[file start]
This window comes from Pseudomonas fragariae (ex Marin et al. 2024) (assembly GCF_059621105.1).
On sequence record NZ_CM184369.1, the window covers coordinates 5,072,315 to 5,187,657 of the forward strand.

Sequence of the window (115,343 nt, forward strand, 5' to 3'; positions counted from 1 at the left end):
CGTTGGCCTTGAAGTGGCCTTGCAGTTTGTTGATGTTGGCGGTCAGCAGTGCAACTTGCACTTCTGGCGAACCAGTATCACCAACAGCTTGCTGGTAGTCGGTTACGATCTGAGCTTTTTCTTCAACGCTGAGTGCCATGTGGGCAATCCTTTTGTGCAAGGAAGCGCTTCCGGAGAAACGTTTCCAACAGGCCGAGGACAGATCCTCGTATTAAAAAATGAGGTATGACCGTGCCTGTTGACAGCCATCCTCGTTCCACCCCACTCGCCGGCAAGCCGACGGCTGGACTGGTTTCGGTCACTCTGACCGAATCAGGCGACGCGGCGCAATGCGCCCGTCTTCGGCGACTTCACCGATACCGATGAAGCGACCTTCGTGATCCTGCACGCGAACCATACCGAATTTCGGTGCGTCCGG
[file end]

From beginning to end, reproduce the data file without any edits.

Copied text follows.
This window comes from Pseudomonas fragariae (ex Marin et al. 2024) (assembly GCF_059621105.1).
On sequence record NZ_CM184369.1, the window covers coordinates 5,072,315 to 5,187,657 of the forward strand.

Sequence of the window (115,343 nt, forward strand, 5' to 3'; positions counted from 1 at the left end):
CGTTGGCCTTGAAGTGGCCTTGCAGTTTGTTGATGTTGGCGGTCAGCAGTGCAACTTGCACTTCTGGCGAACCAGTATCACCAACAGCTTGCTGGTAGTCGGTTACGATCTGAGCTTTTTCTTCAACGCTGAGTGCCATGTGGGCAATCCTTTTGTGCAAGGAAGCGCTTCCGGAGAAACGTTTCCAACAGGCCGAGGACAGATCCTCGTATTAAAAAATGAGGTATGACCGTGCCTGTTGACAGCCATCCTCGTTCCACCCCACTCGCCGGCAAGCCGACGGCTGGACTGGTTTCGGTCACTCTGACCGAATCAGGCGACGCGGCGCAATGCGCCCGTCTTCGGCGACTTCACCGATACCGATGAAGCGACCTTCGTGATCCTGCACGCGAACCATACCGAATTTCGGTGCGTCCGG